Can you fill in the empty boxes in the grid with the right shape
Imagine a wheel with different markings painted on it at regular
intervals. Can you predict the colour of the 18th mark? The 100th
Someone at the top of a hill sends a message in semaphore to a
friend in the valley. A person in the valley behind also sees the
same message. What is it?
The Vikings communicated in writing by making simple scratches on
wood or stones called runes. Can you work out how their code works
using the table of the alphabet?
What is the missing symbol? Can you decode this in a similar way?
Look carefully at the numbers. What do you notice? Can you make
another square using the numbers 1 to 16, that displays the same
I was looking at the number plate of a car parked outside. Using my special code S208VBJ adds to 65. Can you crack my code and use it to find out what both of these number plates add up to?
Semaphore is a way to signal the alphabet using two flags. You
might want to send a message that contains more than just letters.
How many other symbols could you send using this code?
Weekly Problem 41 - 2011
This magic square has only been partially completed. Can you still solve it...
Weekly Problem 42 - 2011
Four wiggles equal three woggles. Two woggles equal five waggles. Six waggles equal one wuggle. Using these, can you work out which of four values is the smallest?
You may like to read the article on Morse code before attempting
this question. Morse's letter analysis was done over 150 years ago,
so might there be a better allocation of symbols today?
Weekly Problem 40 - 2011
You may have seen magic squares before, but can you work out the missing numbers on this magic star?
The machine I use to produce Braille messages is faulty and one of the pins that makes a raised dot is not working. I typed a short message in Braille. Can you work out what it really says?
Weekly Problem 44 - 2011
You have already used Magic Squares, now meet an Anti-Magic Square. Its properties are slightly different, but can you still solve it...
Weekly Problem 33 - 2011
The Queen of Hearts has lost her tarts! She asks each knave if he has eaten them, but how many of them are honest...
Mr Smith and Mr Jones are two maths teachers. By asking questions, the answers to which may be right or wrong, Mr Jones is able to find the number of the house Mr Smith lives in... Or not!
Weekly Problem 38 - 2011
Given three concentric circles, shade in the annulus formed by the smaller two. What percentage of the larger circle is now shaded?
Weekly Problem 36 - 2011
Imagine cutting out a circle which is just contained inside a semicircle. What fraction of the semi-circle will remain?
You have worked out a secret code with a friend. Every letter in the alphabet can be represented by a binary value.
Ask a friend to choose a number between 1 and 63. By identifying which of the six cards contains the number they are thinking of it is easy to tell them what the number is.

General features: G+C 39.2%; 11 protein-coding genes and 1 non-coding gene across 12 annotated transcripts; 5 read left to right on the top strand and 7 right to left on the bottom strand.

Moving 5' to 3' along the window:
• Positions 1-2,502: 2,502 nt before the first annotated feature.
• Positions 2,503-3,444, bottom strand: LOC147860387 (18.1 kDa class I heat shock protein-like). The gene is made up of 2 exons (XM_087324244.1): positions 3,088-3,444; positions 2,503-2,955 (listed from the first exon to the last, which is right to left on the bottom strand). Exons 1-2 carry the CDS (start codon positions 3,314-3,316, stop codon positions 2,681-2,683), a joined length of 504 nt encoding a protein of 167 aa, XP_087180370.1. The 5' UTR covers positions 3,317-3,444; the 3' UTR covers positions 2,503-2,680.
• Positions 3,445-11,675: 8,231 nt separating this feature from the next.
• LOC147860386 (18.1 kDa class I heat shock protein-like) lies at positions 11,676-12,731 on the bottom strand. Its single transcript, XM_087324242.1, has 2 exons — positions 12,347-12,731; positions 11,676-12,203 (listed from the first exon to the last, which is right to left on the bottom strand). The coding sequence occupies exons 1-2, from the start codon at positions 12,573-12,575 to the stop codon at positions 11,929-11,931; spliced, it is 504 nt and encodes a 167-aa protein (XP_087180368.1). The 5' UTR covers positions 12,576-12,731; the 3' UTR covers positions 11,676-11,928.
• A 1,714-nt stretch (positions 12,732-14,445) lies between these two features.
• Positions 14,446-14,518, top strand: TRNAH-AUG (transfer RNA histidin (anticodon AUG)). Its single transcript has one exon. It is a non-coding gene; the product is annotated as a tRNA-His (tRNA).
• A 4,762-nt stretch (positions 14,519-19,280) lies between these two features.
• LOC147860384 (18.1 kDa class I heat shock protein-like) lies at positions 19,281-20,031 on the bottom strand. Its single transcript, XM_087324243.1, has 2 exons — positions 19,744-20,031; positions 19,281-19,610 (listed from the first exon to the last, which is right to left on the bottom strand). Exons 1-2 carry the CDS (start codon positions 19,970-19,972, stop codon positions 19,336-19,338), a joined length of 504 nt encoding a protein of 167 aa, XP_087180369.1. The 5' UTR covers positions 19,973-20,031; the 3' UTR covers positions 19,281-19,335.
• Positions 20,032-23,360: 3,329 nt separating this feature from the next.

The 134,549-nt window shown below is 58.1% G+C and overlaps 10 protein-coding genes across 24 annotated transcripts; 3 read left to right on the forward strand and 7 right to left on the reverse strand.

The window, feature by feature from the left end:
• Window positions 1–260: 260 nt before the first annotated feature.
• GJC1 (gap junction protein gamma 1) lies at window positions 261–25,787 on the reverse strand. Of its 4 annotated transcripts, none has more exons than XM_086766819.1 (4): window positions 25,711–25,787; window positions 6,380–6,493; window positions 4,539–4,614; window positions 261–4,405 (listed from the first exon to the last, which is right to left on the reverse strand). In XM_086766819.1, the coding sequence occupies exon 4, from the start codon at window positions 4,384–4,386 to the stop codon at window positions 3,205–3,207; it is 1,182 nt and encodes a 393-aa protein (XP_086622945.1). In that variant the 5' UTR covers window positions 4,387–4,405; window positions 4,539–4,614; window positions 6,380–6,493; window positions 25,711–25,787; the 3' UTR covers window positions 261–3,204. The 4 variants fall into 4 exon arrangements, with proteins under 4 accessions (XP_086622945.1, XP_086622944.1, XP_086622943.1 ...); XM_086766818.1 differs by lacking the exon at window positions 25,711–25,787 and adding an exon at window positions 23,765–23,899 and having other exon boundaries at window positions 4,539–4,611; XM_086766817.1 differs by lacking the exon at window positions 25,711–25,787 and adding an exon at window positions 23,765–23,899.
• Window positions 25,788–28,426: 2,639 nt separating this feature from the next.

Decipher a simple code based on the rule C=7P+17 (mod 26) where C is the code for the letter P from the alphabet. Rearrange the formula and use the inverse to decipher automatically.
Crack this code which depends on taking pairs of letters and using
two simultaneous relations and modulus arithmetic to encode the
Find 180 to the power 59 (mod 391) to crack the code. To find the
secret number with a calculator we work with small numbers like 59
and 391 but very big numbers are used in the real world for this.
Ruth from Swanborne House School describes some unusual shapes very clearly.
The diagrams that Adam and Sam from Perton Middle School sent in help to explain this problem.
Thank you Hannah for this well argued, well presented, solution.
The problem was not as difficult as a first glance suggested.
Here's a clearly explained solution for the problem which starts 'Take three unit circles...' What would happen if the problem asked you to take
four or five or more unit circles?
When you think of spies and secret agents, you probably wouldn’t think of mathematics. Some of the most famous code breakers in history have been mathematicians.
A game for 2 people that everybody knows. You can play with a
friend or online. If you play correctly you never lose!
This short article gives an outline of the origins of Morse code and its inventor and how the frequency of letters is reflected in the code they were given.
A game for 2 players that can be played online. Players take it in turns to select a word from the 9 words given. The aim is to select all the occurrences of the same letter.
An example of a simple Public Key code, called the Knapsack Code is
described in this article, alongside some information on its
origins. A knowledge of modular arithmetic is useful.
Can you spot the similarities between this game and other games you know? The aim is to choose 3 numbers that total 15.
An introduction to the ideas of public key cryptography using small
numbers to explain the process. In practice the numbers used are
too large to factorise in a reasonable time.
To avoid losing think of another very well known game where the
patterns of play are similar.